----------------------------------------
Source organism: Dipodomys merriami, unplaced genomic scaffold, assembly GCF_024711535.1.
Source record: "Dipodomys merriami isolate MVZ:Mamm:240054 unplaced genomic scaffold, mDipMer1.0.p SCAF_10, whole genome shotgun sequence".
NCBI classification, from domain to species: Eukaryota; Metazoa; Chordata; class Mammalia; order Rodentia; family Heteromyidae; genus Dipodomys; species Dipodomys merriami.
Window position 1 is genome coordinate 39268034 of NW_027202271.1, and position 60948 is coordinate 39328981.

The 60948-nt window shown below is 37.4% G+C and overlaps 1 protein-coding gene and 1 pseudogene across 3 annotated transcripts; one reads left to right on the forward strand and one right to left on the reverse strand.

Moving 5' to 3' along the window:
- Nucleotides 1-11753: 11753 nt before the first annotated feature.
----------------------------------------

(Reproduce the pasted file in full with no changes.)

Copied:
Source organism: Dipodomys merriami, unplaced genomic scaffold, assembly GCF_024711535.1.
Source record: "Dipodomys merriami isolate MVZ:Mamm:240054 unplaced genomic scaffold, mDipMer1.0.p SCAF_10, whole genome shotgun sequence".
NCBI classification, from domain to species: Eukaryota; Metazoa; Chordata; class Mammalia; order Rodentia; family Heteromyidae; genus Dipodomys; species Dipodomys merriami.
Window position 1 is genome coordinate 39268034 of NW_027202271.1, and position 60948 is coordinate 39328981.

The 60948-nt window shown below is 37.4% G+C and overlaps 1 protein-coding gene and 1 pseudogene across 3 annotated transcripts; one reads left to right on the forward strand and one right to left on the reverse strand.

Moving 5' to 3' along the window:
- Nucleotides 1-11753: 11753 nt before the first annotated feature.